Ben and I had our guns drawn in a heartbeat.
“Check the window,” I told him, keeping my voice just above the sound of the train, but he didn’t budge from his position next to me. Instead he levelled his sidearm at Jimmy and cocked the hammer. “Ben…”
“Are you in on this, boy?” His words were as calm and steady as his finger as it hovered beside the trigger.
“Are you crazy?” Jimmy hissed from the doorway. “If I was, do you think I’d be in here with you or out there with them right now?”
“Hmm.” Ben didn’t exactly sound convinced, but at least he eased the hammer back into place. “You’re treading on thin ice here, Jimbo. I’d watch your step if I were you.”
“The window?” I reminded him with a nudge. With a grunt he turned and moved to the end of the compartment and threw aside the tattered black drapes, allowing more light into the room but also revealing something I’d rather not have seen. “Son of a dusty whore… it seems we have badly misjudged our dear Sheriff Best.”
The window had been fitted with three vertical and two horizontal iron bars, the open squares they created just large enough for a man to fit his arm through. We stood and stared at the outside world of sand and cacti, so tantalizingly close yet so damnably far, not one of us able to think of a single thing to say. But I’m sure we were all thinking along the same lines: we were trapped like three witless fish in a dusty barrel and there were three men waiting outside ready to fill us with lead.
Our silence was finally interrupted by a slow rapping on the door, followed closely by the clear, sober words of the man who had orchestrated our current dilemma.
“How you boys doing in there?” the sheriff asked, the appreciative chuckles of his two stooges providing the nerve grating backdrop to his question. “I hope your accommodations meet your needs; I did spend a lot of time preparing for your arrival, I hope you know.”
I took off my hat and ran a hand through my hair before letting it rest at the back of my neck. I let my fingers work at the tension nesting there while I tried to gather my straying thoughts in some order before panic fully took hold and they were lost to the wild. Ben, unsurprisingly, produced a cigar and promptly lit it. There could be no hope that he’d be able to think properly without one.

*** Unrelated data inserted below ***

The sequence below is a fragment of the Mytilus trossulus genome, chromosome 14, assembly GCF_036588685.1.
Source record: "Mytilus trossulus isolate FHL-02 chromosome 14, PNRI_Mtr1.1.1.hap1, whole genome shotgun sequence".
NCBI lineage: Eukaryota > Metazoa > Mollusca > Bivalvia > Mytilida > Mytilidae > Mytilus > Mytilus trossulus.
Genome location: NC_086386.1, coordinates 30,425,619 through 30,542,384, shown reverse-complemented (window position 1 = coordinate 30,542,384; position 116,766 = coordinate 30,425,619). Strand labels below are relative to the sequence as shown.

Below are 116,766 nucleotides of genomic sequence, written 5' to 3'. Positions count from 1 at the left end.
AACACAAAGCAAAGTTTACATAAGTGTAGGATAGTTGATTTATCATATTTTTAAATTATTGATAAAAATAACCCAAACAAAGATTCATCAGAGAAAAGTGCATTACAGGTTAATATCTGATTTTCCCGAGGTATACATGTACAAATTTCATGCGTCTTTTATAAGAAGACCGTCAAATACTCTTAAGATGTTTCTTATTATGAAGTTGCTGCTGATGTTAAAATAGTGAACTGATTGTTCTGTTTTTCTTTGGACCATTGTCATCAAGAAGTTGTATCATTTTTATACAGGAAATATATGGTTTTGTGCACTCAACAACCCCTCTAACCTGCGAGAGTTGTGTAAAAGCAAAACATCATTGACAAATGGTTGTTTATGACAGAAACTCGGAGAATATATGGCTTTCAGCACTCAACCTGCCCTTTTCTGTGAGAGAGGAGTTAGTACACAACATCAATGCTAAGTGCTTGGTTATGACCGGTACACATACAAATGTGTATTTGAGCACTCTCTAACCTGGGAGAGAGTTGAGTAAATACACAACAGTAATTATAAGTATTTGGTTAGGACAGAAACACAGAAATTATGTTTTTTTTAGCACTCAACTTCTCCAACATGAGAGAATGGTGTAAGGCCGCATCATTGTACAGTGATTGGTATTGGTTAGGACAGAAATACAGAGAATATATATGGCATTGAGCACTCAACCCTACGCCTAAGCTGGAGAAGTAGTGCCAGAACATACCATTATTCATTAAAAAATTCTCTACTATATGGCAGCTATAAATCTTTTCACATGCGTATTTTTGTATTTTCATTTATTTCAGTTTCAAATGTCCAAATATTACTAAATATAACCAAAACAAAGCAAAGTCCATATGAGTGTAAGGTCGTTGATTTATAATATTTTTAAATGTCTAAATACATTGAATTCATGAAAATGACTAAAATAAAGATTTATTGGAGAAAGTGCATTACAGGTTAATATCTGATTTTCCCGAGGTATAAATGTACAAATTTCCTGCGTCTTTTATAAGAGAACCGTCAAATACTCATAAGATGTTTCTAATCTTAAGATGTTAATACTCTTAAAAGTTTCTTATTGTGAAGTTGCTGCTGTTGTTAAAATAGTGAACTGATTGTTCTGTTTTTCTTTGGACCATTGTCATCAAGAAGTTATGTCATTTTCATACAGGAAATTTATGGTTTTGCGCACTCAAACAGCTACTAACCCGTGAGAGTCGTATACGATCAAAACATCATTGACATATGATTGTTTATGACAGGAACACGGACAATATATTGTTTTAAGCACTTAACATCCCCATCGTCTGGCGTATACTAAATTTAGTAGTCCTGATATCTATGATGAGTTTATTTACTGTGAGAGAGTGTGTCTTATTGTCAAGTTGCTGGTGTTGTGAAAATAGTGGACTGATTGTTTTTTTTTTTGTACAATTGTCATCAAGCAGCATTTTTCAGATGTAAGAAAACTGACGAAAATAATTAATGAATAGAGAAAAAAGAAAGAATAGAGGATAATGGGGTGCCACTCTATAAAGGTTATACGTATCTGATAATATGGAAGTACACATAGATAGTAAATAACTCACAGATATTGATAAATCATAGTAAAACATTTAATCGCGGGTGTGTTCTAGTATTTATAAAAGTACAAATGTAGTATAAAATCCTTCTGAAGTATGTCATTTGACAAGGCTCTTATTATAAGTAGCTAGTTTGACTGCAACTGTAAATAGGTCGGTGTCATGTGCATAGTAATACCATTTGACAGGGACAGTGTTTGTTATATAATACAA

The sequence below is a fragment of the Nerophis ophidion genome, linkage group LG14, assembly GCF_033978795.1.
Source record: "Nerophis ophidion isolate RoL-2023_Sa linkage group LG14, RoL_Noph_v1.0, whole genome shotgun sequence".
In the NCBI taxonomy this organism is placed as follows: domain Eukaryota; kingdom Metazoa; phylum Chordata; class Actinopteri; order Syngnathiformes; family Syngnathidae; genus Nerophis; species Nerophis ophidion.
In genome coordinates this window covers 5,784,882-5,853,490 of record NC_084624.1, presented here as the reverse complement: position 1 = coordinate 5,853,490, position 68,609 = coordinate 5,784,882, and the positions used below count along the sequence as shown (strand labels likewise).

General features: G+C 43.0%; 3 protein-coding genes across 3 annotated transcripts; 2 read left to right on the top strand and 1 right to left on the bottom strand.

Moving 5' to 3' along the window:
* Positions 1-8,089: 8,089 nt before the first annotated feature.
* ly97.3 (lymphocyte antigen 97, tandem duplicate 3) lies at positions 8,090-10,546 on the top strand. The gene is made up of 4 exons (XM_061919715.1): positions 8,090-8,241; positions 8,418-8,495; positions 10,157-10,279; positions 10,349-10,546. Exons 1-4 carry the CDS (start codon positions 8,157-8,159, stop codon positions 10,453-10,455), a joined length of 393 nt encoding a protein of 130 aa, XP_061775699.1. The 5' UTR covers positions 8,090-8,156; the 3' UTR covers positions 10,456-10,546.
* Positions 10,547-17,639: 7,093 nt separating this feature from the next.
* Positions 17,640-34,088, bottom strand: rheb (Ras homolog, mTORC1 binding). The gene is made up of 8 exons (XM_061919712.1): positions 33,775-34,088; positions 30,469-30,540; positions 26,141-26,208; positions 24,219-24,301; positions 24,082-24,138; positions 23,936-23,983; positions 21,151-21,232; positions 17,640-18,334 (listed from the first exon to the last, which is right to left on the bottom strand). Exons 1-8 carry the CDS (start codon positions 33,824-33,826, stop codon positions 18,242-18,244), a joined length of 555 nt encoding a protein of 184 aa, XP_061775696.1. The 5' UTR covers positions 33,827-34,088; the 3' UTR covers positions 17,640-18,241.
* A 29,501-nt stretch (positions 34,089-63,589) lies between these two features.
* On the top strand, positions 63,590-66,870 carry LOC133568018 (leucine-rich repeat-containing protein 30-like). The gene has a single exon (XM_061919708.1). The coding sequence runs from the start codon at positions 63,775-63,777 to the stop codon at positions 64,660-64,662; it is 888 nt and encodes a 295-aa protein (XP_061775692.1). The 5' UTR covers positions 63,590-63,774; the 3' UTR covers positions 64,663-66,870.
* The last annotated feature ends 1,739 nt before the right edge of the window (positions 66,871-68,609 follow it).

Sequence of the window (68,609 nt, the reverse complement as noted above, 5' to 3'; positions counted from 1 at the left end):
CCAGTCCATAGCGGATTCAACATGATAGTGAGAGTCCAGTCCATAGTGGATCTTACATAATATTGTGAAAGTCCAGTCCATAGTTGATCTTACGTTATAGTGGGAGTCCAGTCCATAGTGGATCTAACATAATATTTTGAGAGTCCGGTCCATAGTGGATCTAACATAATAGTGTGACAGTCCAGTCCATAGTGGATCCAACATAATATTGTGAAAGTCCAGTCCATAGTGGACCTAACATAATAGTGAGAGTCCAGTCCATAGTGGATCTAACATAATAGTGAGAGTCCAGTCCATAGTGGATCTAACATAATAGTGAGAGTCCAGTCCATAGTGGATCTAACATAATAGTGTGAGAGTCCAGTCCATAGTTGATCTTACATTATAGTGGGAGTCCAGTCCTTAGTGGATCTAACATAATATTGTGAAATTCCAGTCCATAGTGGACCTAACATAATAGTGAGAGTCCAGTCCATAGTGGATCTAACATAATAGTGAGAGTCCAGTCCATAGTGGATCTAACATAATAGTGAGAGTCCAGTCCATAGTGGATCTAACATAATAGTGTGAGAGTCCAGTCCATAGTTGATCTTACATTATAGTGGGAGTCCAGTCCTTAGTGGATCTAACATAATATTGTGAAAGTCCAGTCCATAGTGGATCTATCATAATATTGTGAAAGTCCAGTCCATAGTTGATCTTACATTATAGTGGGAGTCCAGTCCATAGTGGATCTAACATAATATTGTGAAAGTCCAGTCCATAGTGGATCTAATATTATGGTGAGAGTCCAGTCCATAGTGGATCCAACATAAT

“Can I get you boys anything?” Sheriff Best asked as the compartment began to fill with sweet smelling smoke and I dropped down to a crouch in search of clear air to breathe. The dust that seemed to cover everything in sight was thicker there but I did what I could to hold still and not stir any of it up. Not getting an answer to his previous question, the sheriff added with a rough cackle, “A drink, perhaps?”
“I thought you’d never ask!” Ben replied around his cigar. “Why don’t you bring the bottle in here yourself and we can have ourselves a proper conversation?”
“Sure thing,” came the immediate reply. “I’ll do that right after you slide open that door a crack and toss your weapons out here. Then we can all get right comfortable.”
“How about I just blow a hole through your son’s head?” I asked with an apologetic shrug in Jimmy’s direction. He pressed his lips together and his eyes narrowed slightly but he managed to keep his thoughts on the matter to himself.
“I don’t reckon you’re the type of man that would do that sort of thing Mister Williams,” the sheriff replied, giving no indication that he was surprised by his son’s presence on the other side of the door. “And neither are you Mister Davis, as much as you might proclaim the contrary.”
“It would appear that our reputation proceeds us,” I muttered as I waved Jimmy over, none too pleased that the sheriff knew exactly who we were. Jimmy hesitated, a part of him probably wondering if I planned on making good on my threat, but he came and dropped down on his haunches in front of me. I grabbed Ben’s belt and hauled him down to our level before telling them, “I have an idea.”
“Oh, I do not like the way you said that,” Ben said with a grimace. “Not one bit.”
“I suspect you’re going to think even less of it after you hear me out,” I whispered. I hurried on before the protest that was forming on his lips could be spoken. “I think we can all agree we’re dead men if we try to shoot our way out of here, right? So we need to find another way out and I see only one way of doing that.” I paused to look at Jimmy and Ben groaned softly. “You need to capture us for your old man.”
“I don’t have all day gentlemen!” the sheriff yelled from the hallway.
“We’re going to have ourselves a scuffle, a shot or two might even get fired, and you’re going to end up with both of our guns.” I stared into his eyes and watched fear and alarm dance across them. “Then you’re going to lead us out of here at gunpoint and hand us over to the sheriff, nice and tidy.”
“And then what?” Ben asked, doubt and anger mingling with his words.
“And then,” I replied with a soft sigh, “by my watch we’ll have about twenty minutes before we get to Jack’s Cactus. I’m hoping that’s enough time for Jimmy here to figure out how to bust us loose.”
“Yup, you were right,” Ben said, dropping his cigar to the floor and grinding it out with the heel of his boot. “I don’t care for this at all.” After a few seconds of studying the crumbled remains of his smoke he asked, “Do I at least get to punch Jimbo in the face?”
Jimmy and I replied in unison.
“Spoilsports,” he said with a shake of his head. “Alright, let’s do this.”